Oy. It's a lot of work, some days. But the coaching also means they learn, and practice what they learn. The practice is what made it possible for Mr B, at all of almost 8 years old, to say, 'hey, I want to buy a wallet. I want one with leather that is sturdy enough to take some wear - I'd like it to last until I'm grown. I want one with some style that shows I'm into horses and riding. I'd like to look at the options and compare them, get a feel for them, and choose one that suits me. And I want it to be a good value, a better use of my remaining spending money than the other options that I could imagine.' (Okay, so not quite so many words, but he expressed all those things directly.) Practice allowed him to engage with the shopkeeper, focus on his task, take it seriously, and with due consideration make his choice.
He earned the shopkeeper's respect and admiration. She saw immediately that he was not just messing about, but on a mission. That he took it seriously. That he considered her products with care and consideration. He respected her time, effort, and attention. She started smiling back and forth from him to me, him to ep, him to his sibs, watching as we went through the process of examining, comparing, considering features and value and style, materials and craftsmanship, fitting that into budget and lifestyle and the image he has of himself in the future. At almost 8, he has the process pretty well settled.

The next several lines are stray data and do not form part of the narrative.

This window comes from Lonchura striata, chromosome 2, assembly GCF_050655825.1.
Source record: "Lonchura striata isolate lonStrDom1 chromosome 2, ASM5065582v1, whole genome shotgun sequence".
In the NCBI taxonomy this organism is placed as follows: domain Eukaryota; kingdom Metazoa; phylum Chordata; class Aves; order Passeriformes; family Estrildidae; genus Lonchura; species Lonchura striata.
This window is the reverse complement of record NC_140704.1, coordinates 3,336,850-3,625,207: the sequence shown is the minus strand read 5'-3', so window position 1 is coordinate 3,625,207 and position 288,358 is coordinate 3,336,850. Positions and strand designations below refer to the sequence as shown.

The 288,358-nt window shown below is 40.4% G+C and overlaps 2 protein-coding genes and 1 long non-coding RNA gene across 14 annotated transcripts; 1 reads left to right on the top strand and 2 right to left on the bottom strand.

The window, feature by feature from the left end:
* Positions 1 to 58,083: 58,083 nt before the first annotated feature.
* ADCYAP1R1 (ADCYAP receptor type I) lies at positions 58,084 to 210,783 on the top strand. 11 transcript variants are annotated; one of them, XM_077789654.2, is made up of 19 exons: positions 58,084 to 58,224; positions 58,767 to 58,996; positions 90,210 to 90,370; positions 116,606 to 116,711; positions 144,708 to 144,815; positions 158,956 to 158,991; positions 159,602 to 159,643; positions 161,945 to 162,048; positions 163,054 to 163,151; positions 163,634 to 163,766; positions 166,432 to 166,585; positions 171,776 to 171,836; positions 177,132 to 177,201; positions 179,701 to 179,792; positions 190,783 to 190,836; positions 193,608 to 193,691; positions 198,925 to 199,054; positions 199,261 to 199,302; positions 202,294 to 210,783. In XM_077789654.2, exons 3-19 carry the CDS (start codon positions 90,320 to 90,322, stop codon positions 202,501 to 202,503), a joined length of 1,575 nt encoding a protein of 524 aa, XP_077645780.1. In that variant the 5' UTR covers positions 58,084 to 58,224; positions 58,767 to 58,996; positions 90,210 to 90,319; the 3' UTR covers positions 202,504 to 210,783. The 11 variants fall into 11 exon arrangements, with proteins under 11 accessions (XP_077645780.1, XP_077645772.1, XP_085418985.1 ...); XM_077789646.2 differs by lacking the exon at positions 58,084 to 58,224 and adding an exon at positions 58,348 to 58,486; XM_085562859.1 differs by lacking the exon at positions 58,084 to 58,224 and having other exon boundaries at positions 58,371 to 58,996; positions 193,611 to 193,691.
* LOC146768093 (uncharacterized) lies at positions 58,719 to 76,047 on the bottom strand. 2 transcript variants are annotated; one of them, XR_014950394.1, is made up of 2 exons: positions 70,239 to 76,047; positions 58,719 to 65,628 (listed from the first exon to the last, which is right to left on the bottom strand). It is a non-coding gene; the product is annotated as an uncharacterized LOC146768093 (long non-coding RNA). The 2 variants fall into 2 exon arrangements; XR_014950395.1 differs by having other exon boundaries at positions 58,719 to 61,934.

People look at us like somehow this is a magical gift our kids have. But really, it is mainly practice. Practice doing it over and over, from the dollar store to the grocery store, that enabled him to pull out those skills and use them. I coached him just a little, but more in response than in guidance. He said he wanted it to last, so I helped show him how to tell which leather was likely to hold up better over the long term. He had the question, but not a way to answer it - I only helped with the answer. He knew I would trust him to make a choice, and that he would have to live with it, but he would not be challenged on it needlessly later. He knows that I will mention quality if he he is buying junk, but I will not rub it in if the item breaks. I will commiserate ('yeah, that stuff does break easily'), and he remembers and thinks about it later. He may be embarrassed sometimes that he wants to buy cheap plastic crap, and sometimes that really IS what he wants. But he knows it, and registers that as a choice, and doesn't act surprised (though sometimes resigned) when it acts like cheap plastic crap.